By 1833 the frequency and duration of Mary's attacks had increased so that she needed almost constant care, so the Lambs moved to Edmonton to be near Mary's nurse. Charles ended his literary career the same year with Last Essays of Elia. In July, Emma's marriage to Charles's friend Edward Moxon left him depressed and lonely. One year later the death of Coleridge made that loneliness acute. "I feel how great a part he was of me," wrote Lamb. Five weeks later, on Dec. 27, 1834, Lamb himself was dead.

Further Reading

An excellent biography of Lamb is Edward V. Lucas, The Life of Charles Lamb (2 vols., 1905; 5th ed. rev. 1921). Because Lucas quotes extensively from the recollections of Lamb's friends and from Lamb's own letters, his book gives an unusually detailed picture of its subject, and the detailed table of contents enables the reader to locate any particular episode in Lamb's life quickly. Edmund Blunden, Charles Lamb (1954), is a useful, brief biographical and critical introduction. A good critical study of Lamb's essays is George L. Barnett, Charles Lamb: The Evolution of Elia (1964).

Additional Sources

Blunden, Edmund, Charles Lamb: his life recorded by his contemporaries, Philadelphia: R. West, 1977.

Cecil, David, Lord, A portrait of Charles Lamb, New York: Scribner, 1984, 1983.

Daniel, George, Recollections of Charles Lamb, Philadelphia: R.West, 1977.

Fitzgerald, Percy Hetherington, Charles Lamb: his friends, his haunts, and his books, Folcroft, Pa.: Folcroft Library Editions, 1978.

Lake, Bernard, A general introduction to Charles Lamb, together with a special study of his relation to Robert Burton, the author of the "Anatomy of melancholy", Norwood, Pa.: Norwood Editions, 1978.

May, J. Lewis (James Lewis), b. 1873., Charles Lamb, a study, Norwood, Pa.: Norwood Editions, 1977.

Morley, F. V. (Frank Vigor), Lamb before Elia, Philadelphia: R.West, 1977.

Williams, Orlo, Charles Lamb, Philadelphia: R. West, 1977. □

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Lamb, Charles

Charles Lamb, 1775–1834, English essayist, b. London. He went to school at Christ's Hospital, where his lifelong friendship with Coleridge began. Lamb was a clerk at the India House from 1792 to 1825. In 1796 his sister Mary Ann Lamb (1764–1847) in a fit of temporary insanity attacked and wounded their father and stabbed and killed their mother. Lamb had himself declared her guardian to save her from permanent commitment to an asylum, and after 1799 they lived together. Mary was an intelligent and affectionate companion, but the shadow of her madness continued to plague their lives. They collaborated on several books for children, publishing in 1807 their famous Tales from Shakespeare. Lamb wrote four plays, none of which were successful. However, his dramatic essays, Specimens of English Dramatic Poets (1808), established his reputation as a critic and did much in reviving the popularity of Elizabethan drama. From 1800 on he wrote intermittently for periodicals, the major contribution being the famous Essays of Elia (London Magazine, 1820–25), which were collected in 1823 and 1833. The essays cover a variety of subjects and maintain throughout an intimate and familiar tone. Lamb's style is peculiarly his own. His close-knit, subtle organization, his self-revealing observations on life, and his humor, fantasy, and pathos combine to make him one of the great masters of the English essay. Lamb was a gifted conversationalist and was friendly with most of the major literary figures of his time.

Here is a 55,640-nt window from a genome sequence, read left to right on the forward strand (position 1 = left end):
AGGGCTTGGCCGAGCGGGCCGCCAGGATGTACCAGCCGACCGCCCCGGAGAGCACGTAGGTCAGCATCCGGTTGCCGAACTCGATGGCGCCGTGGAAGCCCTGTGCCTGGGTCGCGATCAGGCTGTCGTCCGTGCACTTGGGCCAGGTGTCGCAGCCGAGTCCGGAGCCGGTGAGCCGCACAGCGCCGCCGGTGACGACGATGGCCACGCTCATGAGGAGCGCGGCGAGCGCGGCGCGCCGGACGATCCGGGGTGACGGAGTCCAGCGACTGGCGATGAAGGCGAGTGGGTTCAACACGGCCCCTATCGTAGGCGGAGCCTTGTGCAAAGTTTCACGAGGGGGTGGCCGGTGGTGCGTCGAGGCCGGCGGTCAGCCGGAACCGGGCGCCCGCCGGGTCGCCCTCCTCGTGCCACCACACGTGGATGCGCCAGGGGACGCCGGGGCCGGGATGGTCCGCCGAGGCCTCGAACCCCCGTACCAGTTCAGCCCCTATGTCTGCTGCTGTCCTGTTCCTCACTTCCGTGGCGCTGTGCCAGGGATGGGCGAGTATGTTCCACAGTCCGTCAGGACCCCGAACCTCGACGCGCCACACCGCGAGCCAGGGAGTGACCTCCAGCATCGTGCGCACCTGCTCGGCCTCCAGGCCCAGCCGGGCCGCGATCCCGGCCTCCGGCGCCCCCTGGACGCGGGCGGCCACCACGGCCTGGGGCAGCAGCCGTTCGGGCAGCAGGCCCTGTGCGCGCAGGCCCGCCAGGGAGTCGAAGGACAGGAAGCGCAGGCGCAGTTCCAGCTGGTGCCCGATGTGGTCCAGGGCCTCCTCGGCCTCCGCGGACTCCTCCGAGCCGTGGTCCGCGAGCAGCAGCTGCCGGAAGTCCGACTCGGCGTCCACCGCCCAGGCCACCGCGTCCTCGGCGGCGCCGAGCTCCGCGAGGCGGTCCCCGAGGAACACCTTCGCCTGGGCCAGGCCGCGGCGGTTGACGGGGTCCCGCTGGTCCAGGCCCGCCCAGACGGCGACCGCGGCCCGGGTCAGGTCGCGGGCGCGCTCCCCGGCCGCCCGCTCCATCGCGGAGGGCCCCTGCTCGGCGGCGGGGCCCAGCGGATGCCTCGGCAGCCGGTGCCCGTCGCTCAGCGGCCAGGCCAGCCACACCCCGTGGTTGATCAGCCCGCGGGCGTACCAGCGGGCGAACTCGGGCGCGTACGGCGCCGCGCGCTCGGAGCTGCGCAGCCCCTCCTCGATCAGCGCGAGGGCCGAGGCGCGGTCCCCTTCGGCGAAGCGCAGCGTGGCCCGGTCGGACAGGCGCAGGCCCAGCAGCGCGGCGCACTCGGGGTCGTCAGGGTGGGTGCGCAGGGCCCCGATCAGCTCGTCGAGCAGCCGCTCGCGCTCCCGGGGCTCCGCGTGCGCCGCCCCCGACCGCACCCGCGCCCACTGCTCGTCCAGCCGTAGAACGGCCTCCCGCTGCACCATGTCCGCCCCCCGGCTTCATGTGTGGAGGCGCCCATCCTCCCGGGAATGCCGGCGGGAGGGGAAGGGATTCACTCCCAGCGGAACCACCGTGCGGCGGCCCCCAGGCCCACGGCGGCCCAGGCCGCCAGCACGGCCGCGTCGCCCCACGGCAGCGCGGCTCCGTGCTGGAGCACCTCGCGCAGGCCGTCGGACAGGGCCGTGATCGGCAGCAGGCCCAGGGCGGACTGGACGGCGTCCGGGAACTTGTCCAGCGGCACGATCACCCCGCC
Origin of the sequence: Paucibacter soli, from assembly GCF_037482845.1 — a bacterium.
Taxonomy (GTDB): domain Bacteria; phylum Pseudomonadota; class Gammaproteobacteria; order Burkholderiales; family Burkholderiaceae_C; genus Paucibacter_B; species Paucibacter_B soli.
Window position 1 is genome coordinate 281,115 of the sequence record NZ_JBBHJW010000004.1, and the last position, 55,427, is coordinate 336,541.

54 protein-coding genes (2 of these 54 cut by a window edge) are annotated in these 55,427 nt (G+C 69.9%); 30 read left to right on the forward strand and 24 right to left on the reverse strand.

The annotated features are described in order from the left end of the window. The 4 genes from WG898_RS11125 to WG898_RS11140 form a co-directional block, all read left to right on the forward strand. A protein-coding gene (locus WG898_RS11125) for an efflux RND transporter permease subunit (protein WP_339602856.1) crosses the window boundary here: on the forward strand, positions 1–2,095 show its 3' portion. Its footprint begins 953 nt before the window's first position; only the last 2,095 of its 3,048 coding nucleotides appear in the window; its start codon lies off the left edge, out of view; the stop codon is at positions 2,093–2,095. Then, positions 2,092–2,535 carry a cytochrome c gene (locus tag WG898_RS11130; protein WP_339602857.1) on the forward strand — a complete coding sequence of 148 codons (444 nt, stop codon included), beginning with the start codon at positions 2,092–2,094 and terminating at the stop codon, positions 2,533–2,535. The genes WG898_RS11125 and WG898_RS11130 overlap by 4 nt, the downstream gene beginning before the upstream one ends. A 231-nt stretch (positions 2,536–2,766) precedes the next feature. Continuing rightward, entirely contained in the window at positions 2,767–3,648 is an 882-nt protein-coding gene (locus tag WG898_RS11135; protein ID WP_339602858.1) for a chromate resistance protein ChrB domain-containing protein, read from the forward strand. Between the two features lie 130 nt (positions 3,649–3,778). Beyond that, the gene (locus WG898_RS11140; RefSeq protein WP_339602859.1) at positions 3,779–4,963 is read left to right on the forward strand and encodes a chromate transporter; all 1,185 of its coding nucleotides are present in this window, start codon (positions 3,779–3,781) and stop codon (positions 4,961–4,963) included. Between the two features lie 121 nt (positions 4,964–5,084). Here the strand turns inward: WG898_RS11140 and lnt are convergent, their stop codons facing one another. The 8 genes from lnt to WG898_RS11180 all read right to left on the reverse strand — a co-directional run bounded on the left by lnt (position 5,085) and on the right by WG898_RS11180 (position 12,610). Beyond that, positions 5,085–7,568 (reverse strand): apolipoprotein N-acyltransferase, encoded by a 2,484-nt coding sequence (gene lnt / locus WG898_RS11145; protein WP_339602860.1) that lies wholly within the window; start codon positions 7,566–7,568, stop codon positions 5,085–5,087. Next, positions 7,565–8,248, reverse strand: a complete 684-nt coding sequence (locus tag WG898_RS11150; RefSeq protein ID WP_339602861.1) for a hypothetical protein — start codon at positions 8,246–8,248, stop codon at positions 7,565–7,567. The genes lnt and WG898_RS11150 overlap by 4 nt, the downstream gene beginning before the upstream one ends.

See his Life, Letters and Writings, ed. by P. Fitzgerald (1895, repr. 1971); E. W. Marrs, Jr., ed., The Letters of Charles and Mary Anne Lamb (3 vol., 1975–78); biographies by A. Ainger (1901, repr. 1970), E. V. Lucas (1968), D. Cecil (1984), and B. Cornwall (2003); biography of Mary Anne Lamb by S. T. Hitchcock (2004); studies by E. Blunden (1954; 1933, repr. 1967), J. E. Riehl (1980), and G. Monsman (1984 and 2003).

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Lamb, Charles

Lamb, Charles (1775–1834). The mild and gentle character of Lamb is fresh air among the abrasive and arrogant men of letters of the early 19th cent. He was born in London, spent his ‘joyful schooldays’ at Christ's Hospital, and earned his living as a clerk in the East India House. Much of his life was devoted to caring for his sister Mary, who killed their mother in a fit of madness. Lamb himself, with his stammer and desperate punning, ran close to the edge at times. His most successful works were the Tales from Shakespeare (1807) for young readers, and the Essays of Elia (1823, 1833). Less interested in politics than many of his friends, much of his work was frankly nostalgic—‘The Old Familiar Faces’, ‘Dream Children’—and shot through with love of Hertfordshire, where he spent much of his boyhood.

J. A. Cannon

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"Lamb, Charles." The Oxford Companion to British History. . Encyclopedia.com. 17 Aug. 2017 <http://www.encyclopedia.com>.

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Lamb, Charles

Lamb, Charles (1775–1834) English writer. He is best known for his essays, most famously collected as The Essays of Elia (1820–23; 1833). He is also remembered for his children's books, which include Tales from Shakespeare (1807), on which he collaborated with his sister, Mary (1764–1847).